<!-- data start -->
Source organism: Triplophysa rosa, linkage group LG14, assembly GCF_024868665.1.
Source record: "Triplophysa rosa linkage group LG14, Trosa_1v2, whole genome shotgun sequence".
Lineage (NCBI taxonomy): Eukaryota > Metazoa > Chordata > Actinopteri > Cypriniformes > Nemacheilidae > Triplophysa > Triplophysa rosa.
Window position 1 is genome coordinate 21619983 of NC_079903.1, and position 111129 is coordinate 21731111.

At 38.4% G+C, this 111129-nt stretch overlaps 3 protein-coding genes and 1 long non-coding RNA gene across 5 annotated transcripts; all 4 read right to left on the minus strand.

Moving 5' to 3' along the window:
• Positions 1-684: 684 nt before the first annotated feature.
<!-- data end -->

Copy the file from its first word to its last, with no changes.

Source organism: Triplophysa rosa, linkage group LG14, assembly GCF_024868665.1.
Source record: "Triplophysa rosa linkage group LG14, Trosa_1v2, whole genome shotgun sequence".
Lineage (NCBI taxonomy): Eukaryota > Metazoa > Chordata > Actinopteri > Cypriniformes > Nemacheilidae > Triplophysa > Triplophysa rosa.
Window position 1 is genome coordinate 21619983 of NC_079903.1, and position 111129 is coordinate 21731111.

At 38.4% G+C, this 111129-nt stretch overlaps 3 protein-coding genes and 1 long non-coding RNA gene across 5 annotated transcripts; all 4 read right to left on the minus strand.

Moving 5' to 3' along the window:
• Positions 1-684: 684 nt before the first annotated feature.